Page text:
Re: Creationism Is Correct?
Subject: Re: Creationism Is Correct?
Date: Tue, 24 May 1995 05:55 GMT
KJM@mfs1.ballarat.edu.au (Kevin Moore) wrote:
>In article <email@example.com> firstname.lastname@example.org (Madhudvisa dasa ) writes:
>>>If it solved all the problems about how the universe came into being, then
>>>cosmology would no longer be an interesting topic of study. It should also be
>>>pointed out that Big-Bang theory does not say what happened at the very
>>>beginning of the universe, because our knowledge about particle physics is not
>>>complete enough to be certain of how things behave at the sorts of
>>>temperatures and pressures that were present. Big-Bang is actually a class of
>>>theories which more or less agree with each other after the first few seconds,
>>>but which disagree dramatically beforehand. Sometimes the best answer that can
>>>be given is "We don't know but we are trying to find out".
>> So don't be so absolute about it. If you don't know then you have no
>> basis fro arguing against the existence of God. The scientific process
>> is not bad in itself, it is quite natural that we want to understand
>> things around us, but if you don't understand you can't rule out other
>Where have I been absolute about anything here? The only person who is being
>absolute about anything is yourself.
You start becoming absolute below..
>Now as to ruling out other possibilities, I'm afraid that you are very wrong
>there. We are quite capable of ruling out other possibilities, provided that
>they make measurable predictions.
Much spiritual knowledge describes things which are beyond the
perception of your senses, therefore science cannot come to grips with
them. You choose to ignore them. BUT_YOU_CAN'T_PROVE_THEY_DON'T_EXIST!
>If their predictions turn out to be false
>upon measurement, then we reject them.
My "religious system" tells me I am not the material body, but rather
"I" am a spiritual entity currently present within this body. My
"religious system" describes consciousness as the symptom of the
presence of the soul within the body therefore my "religious system"
predicts that when "I" leave my body the consciousness will cease. This
is a perfectly valid scientific description of the soul and
consciousness. It is actually the absolute truth. Even if you don't
accept it as the absolute truth you have to accept it as a bona fide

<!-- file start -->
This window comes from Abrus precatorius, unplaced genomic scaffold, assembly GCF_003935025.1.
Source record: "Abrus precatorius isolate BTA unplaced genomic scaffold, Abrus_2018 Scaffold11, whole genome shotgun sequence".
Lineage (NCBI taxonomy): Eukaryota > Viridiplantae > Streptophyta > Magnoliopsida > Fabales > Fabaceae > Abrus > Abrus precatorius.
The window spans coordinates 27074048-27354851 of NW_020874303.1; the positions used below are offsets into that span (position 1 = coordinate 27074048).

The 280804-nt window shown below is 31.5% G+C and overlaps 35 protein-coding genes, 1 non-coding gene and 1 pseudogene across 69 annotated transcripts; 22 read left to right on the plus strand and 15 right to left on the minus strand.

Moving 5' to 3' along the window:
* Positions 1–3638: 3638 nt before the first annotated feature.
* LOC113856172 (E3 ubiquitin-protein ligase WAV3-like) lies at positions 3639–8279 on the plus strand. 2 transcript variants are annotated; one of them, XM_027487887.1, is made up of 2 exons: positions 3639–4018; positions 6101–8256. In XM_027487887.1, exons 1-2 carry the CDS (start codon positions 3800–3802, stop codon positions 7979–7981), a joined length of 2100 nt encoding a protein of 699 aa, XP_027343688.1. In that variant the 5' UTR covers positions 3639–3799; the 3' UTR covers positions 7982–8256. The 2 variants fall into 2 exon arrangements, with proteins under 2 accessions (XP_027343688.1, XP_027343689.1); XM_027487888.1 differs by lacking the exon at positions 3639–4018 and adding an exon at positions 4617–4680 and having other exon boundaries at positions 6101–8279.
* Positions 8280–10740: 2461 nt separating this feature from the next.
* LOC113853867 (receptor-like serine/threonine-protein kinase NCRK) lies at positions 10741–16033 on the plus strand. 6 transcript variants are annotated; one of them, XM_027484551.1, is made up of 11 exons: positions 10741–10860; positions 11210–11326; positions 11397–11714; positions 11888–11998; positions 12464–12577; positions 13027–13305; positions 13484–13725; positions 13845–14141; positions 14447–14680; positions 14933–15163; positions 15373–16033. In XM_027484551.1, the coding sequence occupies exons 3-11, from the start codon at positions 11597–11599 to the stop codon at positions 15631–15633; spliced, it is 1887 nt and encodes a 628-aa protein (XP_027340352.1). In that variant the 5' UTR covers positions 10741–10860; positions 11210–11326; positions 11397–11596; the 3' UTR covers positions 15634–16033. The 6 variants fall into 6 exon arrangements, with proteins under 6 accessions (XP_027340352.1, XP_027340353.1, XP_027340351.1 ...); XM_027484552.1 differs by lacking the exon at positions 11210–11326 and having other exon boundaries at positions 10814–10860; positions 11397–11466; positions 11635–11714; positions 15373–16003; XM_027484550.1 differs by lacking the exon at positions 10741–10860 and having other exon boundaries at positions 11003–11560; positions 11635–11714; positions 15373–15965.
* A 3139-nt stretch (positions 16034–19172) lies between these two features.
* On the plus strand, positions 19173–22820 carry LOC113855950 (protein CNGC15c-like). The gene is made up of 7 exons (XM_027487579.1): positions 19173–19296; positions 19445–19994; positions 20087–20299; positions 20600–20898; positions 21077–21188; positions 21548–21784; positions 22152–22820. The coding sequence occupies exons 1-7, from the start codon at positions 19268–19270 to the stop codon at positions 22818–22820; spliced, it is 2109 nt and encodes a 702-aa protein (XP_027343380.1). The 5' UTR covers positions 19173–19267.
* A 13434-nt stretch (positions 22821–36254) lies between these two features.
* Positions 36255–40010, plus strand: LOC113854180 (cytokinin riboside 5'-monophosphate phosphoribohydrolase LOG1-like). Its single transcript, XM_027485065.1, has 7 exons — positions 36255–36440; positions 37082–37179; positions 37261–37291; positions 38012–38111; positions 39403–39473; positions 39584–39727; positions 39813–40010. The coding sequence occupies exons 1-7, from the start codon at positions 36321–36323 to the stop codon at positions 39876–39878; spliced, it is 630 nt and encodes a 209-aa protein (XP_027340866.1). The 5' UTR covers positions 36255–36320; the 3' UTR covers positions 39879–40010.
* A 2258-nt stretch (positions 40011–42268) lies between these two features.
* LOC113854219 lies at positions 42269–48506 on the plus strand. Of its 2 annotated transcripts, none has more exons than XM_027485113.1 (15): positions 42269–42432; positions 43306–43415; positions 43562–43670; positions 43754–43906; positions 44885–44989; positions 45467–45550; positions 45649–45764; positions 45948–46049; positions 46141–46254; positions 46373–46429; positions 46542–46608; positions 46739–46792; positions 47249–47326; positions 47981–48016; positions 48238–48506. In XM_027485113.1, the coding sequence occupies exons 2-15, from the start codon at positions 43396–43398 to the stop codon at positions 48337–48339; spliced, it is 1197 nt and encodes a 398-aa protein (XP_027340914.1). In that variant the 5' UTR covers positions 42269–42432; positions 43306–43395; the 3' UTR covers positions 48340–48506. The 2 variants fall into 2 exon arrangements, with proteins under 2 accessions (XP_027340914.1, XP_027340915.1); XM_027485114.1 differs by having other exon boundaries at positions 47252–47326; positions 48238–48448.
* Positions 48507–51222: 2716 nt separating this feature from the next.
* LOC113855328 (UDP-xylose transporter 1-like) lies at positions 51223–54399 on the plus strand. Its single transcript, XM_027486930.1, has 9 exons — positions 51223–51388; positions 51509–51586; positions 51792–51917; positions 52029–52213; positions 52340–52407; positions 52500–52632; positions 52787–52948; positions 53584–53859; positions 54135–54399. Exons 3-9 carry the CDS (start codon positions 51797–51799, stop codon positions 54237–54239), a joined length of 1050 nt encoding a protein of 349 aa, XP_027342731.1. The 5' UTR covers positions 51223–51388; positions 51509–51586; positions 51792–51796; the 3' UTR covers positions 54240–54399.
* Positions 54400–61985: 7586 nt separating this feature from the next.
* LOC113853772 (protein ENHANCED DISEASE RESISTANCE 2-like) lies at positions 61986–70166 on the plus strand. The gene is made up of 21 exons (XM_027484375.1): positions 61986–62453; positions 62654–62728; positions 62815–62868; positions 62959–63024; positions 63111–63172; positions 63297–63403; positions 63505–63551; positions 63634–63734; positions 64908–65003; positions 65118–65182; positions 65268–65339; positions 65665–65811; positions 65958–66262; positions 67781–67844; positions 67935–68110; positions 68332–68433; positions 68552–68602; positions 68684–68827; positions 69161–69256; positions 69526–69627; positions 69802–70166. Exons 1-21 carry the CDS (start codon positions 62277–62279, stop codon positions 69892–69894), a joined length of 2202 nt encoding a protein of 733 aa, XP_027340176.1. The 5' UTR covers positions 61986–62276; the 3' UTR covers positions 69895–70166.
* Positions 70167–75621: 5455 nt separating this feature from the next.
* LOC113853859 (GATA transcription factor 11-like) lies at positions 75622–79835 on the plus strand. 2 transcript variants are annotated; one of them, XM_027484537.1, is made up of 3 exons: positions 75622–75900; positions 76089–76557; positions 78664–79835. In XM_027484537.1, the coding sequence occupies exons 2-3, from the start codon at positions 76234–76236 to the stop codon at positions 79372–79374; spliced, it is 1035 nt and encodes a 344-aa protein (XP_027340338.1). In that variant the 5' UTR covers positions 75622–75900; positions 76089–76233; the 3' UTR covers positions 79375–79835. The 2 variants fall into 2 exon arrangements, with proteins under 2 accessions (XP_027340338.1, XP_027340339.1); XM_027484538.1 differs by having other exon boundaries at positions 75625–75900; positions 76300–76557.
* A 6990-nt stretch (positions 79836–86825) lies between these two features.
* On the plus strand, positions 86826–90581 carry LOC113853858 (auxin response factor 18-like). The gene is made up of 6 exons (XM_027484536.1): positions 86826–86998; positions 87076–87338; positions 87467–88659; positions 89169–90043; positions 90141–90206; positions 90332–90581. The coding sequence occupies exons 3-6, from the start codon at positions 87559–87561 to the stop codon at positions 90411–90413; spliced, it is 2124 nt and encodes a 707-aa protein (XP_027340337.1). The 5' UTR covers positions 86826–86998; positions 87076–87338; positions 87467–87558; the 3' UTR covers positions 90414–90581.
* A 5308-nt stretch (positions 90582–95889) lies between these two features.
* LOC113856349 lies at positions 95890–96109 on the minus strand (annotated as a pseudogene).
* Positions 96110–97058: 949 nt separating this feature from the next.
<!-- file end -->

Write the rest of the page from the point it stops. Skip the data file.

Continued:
>Most religious thinkers have learnt to
>avoid that trap by being so mealy mouthed about how the universe began that
>nobody could accuse them of saying anything at all beyond "God created it", a
>singularly meaningless phrase, which begs any number of questions.
We can answer all the questions as to how God created it completely
scientifically and to your satisfaction. I am prepared to do this if
you are prepared to listen...
>>>> If there is a "big-bang" in one of our big cities (like the one recently
>>>> in Oklahoma City) what is the immediate question? Everybody is asking
>>>> "Who did it?" and "Why did they do it?" this would seem to be the
>>>> natural response.
>>>You have missed a question here: "How did it happen?" This question has to
>>>be asked in order to see if there even was a who! Explosions can occur in
>>>many ways which don't require a who: e.g. a gas mains explosion. The question
>>>of "how?" was answered quite quickly in Oklahoma. In the case of the universe,
>>>however, it has not yet been fully answered.
>> I know how the universe was created. God created it. And I also have
>> all the scientific details from the Vedic scriptures. I know how and I
>> know why. It is the scientists who are floundering in the dark. "How
>> did the 'big bang' happen" is not the right question. It may not have
>> happened at all.
>So now who's being absolutist?
There are absolutes... (I can also support this statement with
sufficient scientific details as to how God created the universe..) If
I state an absolute truth as absolute that's one thing but if I become
so attached to a shaky theory that I teach it as a fact in schools
>The good old pat answer: "God created it, so
Give me a fair go... I have lots of background material. Why don't you
ask me, "How did God create the universe?"
>As I said in a different context, Madhud, you have ceased to ask
>questions, and can therefore learn nothing. I may flounder in the dark, but at
>least I know better than to sit in the dark and call it light.
Why "Flounder in the dark" when you can come into the light?
krsna--surya-sama; maya haya andhakara
yahan krsna tahan nahi mayara adhikara
"Krishna is compared to the sunshine, and maya is compared to the
darkness. Wherever there is sunshine there cannot be darkness. As soon
as one takes to Krishna consciousness, the darkness of illusion (the
influence of the external energy) will immediately vanish."
Thank you very much. Hare Krishna.
Thank you. Hare Krishna!
All glories to His Divine Grace A.C. Bhaktivedanta Swami Prabhupada!